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The Causal AI Revolution is Happening Now

The AI research community are racing towards building AI systems that understand cause and effect. Businesses are starting to adopt this nascent technology, and are seeing remarkable results. We profile the key factors that are driving a Causal AI revolution.


The Causal AI Revolution is Happening Now

“Machines’ lack of understanding of causal relations is perhaps the biggest roadblock to giving them human-level intelligence.”
Judea Pearl, Turing Award winner and AI pioneer

“Causality is very important for the next steps of progress of machine learning.”
Yoshua Bengio, Turing Award winner and “Godfather of Deep Learning”

“Few topics in AI could be more important; perhaps nothing else so important has been so neglected.”
Gary Marcus, NYU Professor

At a glance

Causality is one of the key missing ingredients that’s needed to unlock real progress in AI. This is fast becoming the consensus view, within academia and industry. 

AI luminaries, like Pearl and Bengio, have been arguing for equipping machines with the ability to reason about cause and effect for many years.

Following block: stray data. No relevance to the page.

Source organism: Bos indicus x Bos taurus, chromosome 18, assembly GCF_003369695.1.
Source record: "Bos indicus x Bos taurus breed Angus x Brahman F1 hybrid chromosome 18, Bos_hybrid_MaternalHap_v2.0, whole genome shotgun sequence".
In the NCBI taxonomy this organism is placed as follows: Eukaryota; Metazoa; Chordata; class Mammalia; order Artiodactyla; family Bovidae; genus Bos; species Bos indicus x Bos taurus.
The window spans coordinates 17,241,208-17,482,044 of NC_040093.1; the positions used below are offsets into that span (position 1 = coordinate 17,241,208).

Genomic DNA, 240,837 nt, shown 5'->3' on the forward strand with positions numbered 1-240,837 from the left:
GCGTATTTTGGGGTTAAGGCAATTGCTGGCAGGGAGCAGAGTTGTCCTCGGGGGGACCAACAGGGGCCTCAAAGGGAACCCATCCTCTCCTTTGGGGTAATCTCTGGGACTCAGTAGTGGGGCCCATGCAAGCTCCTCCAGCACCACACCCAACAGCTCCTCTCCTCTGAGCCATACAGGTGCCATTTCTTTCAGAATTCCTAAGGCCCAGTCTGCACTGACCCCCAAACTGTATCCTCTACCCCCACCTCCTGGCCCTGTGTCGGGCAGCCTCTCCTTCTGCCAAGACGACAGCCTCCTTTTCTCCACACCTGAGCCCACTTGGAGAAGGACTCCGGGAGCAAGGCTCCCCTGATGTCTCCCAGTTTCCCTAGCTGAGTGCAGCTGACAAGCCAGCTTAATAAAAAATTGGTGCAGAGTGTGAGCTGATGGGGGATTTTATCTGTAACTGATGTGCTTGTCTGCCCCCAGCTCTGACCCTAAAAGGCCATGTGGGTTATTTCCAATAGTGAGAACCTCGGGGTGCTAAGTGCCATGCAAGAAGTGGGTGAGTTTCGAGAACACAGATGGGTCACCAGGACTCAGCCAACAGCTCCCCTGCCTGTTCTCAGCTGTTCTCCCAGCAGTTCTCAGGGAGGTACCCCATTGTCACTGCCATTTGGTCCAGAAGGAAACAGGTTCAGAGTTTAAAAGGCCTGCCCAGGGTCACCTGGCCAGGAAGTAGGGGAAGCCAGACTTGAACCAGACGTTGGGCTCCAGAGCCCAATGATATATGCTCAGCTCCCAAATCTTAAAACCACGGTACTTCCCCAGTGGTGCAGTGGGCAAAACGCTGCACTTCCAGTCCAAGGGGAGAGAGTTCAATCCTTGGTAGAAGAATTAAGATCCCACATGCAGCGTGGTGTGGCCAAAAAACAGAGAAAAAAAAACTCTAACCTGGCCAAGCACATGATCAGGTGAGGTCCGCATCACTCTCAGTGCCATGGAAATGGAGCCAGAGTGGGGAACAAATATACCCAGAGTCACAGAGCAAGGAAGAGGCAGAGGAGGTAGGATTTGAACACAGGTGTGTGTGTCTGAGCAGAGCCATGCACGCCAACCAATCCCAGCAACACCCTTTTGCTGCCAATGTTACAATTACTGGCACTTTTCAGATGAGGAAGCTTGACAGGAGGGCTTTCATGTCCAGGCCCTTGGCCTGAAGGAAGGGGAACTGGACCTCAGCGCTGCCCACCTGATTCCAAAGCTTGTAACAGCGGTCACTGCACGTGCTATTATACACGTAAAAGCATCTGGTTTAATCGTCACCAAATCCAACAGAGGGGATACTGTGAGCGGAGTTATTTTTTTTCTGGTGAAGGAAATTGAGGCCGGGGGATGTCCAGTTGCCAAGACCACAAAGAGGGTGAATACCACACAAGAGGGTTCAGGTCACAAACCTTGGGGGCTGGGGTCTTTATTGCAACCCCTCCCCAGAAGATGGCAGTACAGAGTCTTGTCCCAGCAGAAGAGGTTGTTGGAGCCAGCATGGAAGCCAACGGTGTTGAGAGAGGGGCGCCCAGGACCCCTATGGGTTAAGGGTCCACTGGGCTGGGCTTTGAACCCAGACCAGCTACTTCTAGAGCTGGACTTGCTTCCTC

There’s been a recent explosion of research activity in causality in AI (see Fig 1). Big tech companies including Microsoft, Amazon, Facebook, Google, Netflix and Uber have all started investing heavily in Causal AI. 

Businesses from all industries are beginning to appreciate the benefits of this breakthrough technology and are seeking an enterprise Causal AI Platform that automates advanced and scalable causal methods. A race is on to build mature Causal AI, adopt it in industry, and harness its unique benefits. We sketch why a causal revolution is already taking place right now.

Figure. The number of papers presented at NeurIPS, the leading AI conference, on Causal AI has ballooned in recent years.

“Causal models have a unique combination of capabilities that could enable a deeper understanding of complex systems and allow us to better align decision systems with society’s values.”


Why Causal AI?

Why is causality so important for AI? In essence, an appreciation of cause and effect is a necessary requirement for true intelligence.

Beyond data
Models of the world that include causality are able to efficiently identify the critical information in datasets while discarding all the irrelevant and often misleading correlations. This creates simpler and more powerful models that make superior predictions.

More than this, causality goes beyond data. “You are smarter than your data”, as Pearl says, “data don’t understand cause and effect; humans do”. We use causal knowledge to anticipate how our actions will impact the environment, and thereby formulate plans and strategies. We depend on causal reasoning to imagine possible worlds that differ from our own, a competence that allows us to diagnose why something happened as it did. AI that understands cause and effect can harness these powerful abilities too.